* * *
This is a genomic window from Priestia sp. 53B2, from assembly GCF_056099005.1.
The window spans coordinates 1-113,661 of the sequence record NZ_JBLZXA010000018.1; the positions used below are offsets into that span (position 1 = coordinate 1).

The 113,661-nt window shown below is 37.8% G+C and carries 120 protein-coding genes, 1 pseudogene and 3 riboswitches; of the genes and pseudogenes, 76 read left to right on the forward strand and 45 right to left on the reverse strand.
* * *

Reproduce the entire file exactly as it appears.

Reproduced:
This is a genomic window from Priestia sp. 53B2, from assembly GCF_056099005.1.
The window spans coordinates 1-113,661 of the sequence record NZ_JBLZXA010000018.1; the positions used below are offsets into that span (position 1 = coordinate 1).

The 113,661-nt window shown below is 37.8% G+C and carries 120 protein-coding genes, 1 pseudogene and 3 riboswitches; of the genes and pseudogenes, 76 read left to right on the forward strand and 45 right to left on the reverse strand.